Advertising executives, used car salesmen, Young Liberals and door to door pay TV salesmen have got nothing on the shameless misery bringers who hide their destructive nature under offers of a balm for aching souls. They own daytime TV, command overwhelming shelf space in bookshops and charge hundreds of dollars in appearance fees, paid for by poor schmucks who hope that some success might rub off, which is even more laughable when you realise the foundation of the whole industry is encouraging people to feel like failures.

I blame Dale Carneige. Carnegie wrote a helpful little book called How to Win Friends and Influence People, which can pretty much be distilled down to ‘remember your fucking manners’. This concept was such a revelation to the United States of the 1930s that the book became an instant best-seller and has since sold over fifteen million copies. Not only did Carnegie write the book that helped define the self help genre, Dale Carnegie Training provided a template for every loud man with big teeth who’s come to save us all from our problems ever since.

So why are we so willing to hand over fistfuls of cash to people we’d throw beer nuts at if they started proselytising in the pub? An insight into the mechanics of the self help industry is one of the few lessons that truly gripped me at university, because I was able to see first hand how powerful cognitive dissonance could be as a motivator and how easy it would be to exploit. Another lesson I learned was the effect of drinking a jug of beer through a straw, but that gripped me in an entirely different way.

Our psych class was doing a simple exercise to help us understand some personality theory concepts. We were asked to describe ourselves by selecting about a dozen options from a list of attributes, then we were asked to do the same thing again, but this time describing an ideal version of ourselves.

When we compared the lists three things became apparent: firstly, that the small number of people whose lists were almost identical either had very low goals for their ideal self, or were liars. Secondly, most of us felt that we differed from our ideal selves, but rarely to the extent that we felt motivated to make big changes. But most interesting were the people who believed that there was a very large difference between their real and ideal selves. There was about half a dozen of them and they began behaving very strangely, even for psych students. A couple of the girls started sobbing, one guy had a tantrum and stormed off, while the others completely zoned out.

In the hastily convened debriefing session shortly afterwards, our tutor explained that what we’d seen was cognitive dissonance in action. Cognitive dissonance is the discomfort we feel when we become aware that we’re trying to hold two conflicting beliefs at once. In this case, the difference in the rating of ideal and real selves was causing significant emotional distress.

So, what has this got to do with the self help industry? Well, when we feel the effect of cognitive dissonance, we try to find a way to reconcile our conflicting beliefs, like the One Nation member who gets on well with his Vietnamese neighbour and will tell you his views on immigration aren’t racist because “Some of my best friends are Asian”. To relieve the uncomfortable feelings we look for excuses, ways to rationalise away the conflict; and we also look for solutions. This is where the self help industry comes into its own: solutions and excuses. You’re not lazy, someone is stealing your personal power. You’re not disorganised, you just haven’t found the right system yet. Buy this book and come to our seminar, we’ll show you how to fix everything.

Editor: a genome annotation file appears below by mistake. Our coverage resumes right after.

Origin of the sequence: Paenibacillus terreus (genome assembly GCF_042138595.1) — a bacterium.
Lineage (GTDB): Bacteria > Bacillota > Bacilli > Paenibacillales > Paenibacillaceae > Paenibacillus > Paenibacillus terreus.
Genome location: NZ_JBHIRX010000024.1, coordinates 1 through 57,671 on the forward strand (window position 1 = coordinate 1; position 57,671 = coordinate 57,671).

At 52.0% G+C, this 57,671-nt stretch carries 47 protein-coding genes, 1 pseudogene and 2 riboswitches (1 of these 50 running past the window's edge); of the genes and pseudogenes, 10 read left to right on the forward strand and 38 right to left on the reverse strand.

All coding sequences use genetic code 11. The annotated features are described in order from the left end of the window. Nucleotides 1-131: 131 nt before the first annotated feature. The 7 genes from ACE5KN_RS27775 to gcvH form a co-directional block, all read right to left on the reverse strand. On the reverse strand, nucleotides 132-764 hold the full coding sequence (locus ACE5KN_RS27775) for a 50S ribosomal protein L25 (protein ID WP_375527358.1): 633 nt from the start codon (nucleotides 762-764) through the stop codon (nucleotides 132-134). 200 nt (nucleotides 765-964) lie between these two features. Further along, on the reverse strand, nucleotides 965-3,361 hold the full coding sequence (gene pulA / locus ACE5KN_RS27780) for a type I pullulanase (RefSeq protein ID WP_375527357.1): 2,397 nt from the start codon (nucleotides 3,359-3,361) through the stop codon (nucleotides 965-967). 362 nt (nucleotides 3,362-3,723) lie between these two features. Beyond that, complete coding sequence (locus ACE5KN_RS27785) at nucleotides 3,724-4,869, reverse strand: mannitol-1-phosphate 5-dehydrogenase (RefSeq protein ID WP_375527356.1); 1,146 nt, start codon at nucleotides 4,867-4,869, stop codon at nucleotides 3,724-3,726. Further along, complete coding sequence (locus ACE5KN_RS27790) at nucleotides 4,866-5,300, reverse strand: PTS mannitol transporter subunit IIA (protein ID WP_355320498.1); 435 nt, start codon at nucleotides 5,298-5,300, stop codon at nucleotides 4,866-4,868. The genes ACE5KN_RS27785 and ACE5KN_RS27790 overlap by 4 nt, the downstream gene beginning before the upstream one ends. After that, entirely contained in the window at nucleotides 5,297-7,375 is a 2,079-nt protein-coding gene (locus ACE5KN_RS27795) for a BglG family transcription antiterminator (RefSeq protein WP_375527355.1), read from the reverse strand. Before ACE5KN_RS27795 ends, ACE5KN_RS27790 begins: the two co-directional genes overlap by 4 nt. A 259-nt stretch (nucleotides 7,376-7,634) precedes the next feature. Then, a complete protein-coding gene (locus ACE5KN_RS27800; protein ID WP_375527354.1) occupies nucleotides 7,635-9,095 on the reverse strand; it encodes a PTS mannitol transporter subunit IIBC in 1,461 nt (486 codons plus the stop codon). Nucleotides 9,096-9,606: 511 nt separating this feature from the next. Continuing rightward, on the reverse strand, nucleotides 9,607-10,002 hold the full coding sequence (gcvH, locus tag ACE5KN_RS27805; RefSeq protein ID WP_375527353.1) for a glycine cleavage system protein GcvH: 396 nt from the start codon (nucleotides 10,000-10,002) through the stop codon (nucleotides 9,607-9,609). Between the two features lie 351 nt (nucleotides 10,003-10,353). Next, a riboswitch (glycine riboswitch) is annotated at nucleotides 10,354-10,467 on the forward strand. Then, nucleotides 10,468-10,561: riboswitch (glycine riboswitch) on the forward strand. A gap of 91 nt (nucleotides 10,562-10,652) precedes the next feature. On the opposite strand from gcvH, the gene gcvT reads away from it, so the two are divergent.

The first step in the self help pitch is convincing everyone that there’s something wrong with their life, quite often by telling them about all of the things that they’re supposedly missing out on, or are being denied by some external force. Pump up their idealised self image and give their real self image a kicking into the bargain.

Once you’ve managed to create some cognitive dissonance in the unwary, you then offer them a solution, a way to achieve the ideal self you’ve told them they long to be. While Dale Carnegie may have been content to remind people that reforming their own behaviour was a great way to improve the reactions of others, the self help industry is now packed with everything from ridiculously rigid life plans and enormous tomes on avoiding procrastination that take a week to read, through to fictional mystical prophesies and the idea that simply wishing hard enough will bring you what you want.

When, inevitably, self help books fail to deliver their promised gateway to unimpeded self actualisation, the self help gurus blame the reader for not sticking to the system, or not believing hard enough, which feeds back into the feelings of failure that the reader was hoping to escape and leaves them anxious to buy another self help book. Fantastic! Another book deal for everyone.

The dirty little secret of the self help industry is that if their products were genuinely useful they’d put themselves out of business. The fact that we manage to ignore this fact as we add yet another book to our collection is just another example of cognitive dissonance that we have to deal with.

The reality is that there is no recipe, no sure fire plan, no invaluable secret that will change your life and bring you to some imagined place that is somehow better than where you are today. Pretending otherwise is the least helpful thing you can do, but you won’t find anyone in the self help section telling you that.

Lying to Our Kids and to Ourselves

This article first appeared in the February 2011 edition of The King’s Tribune.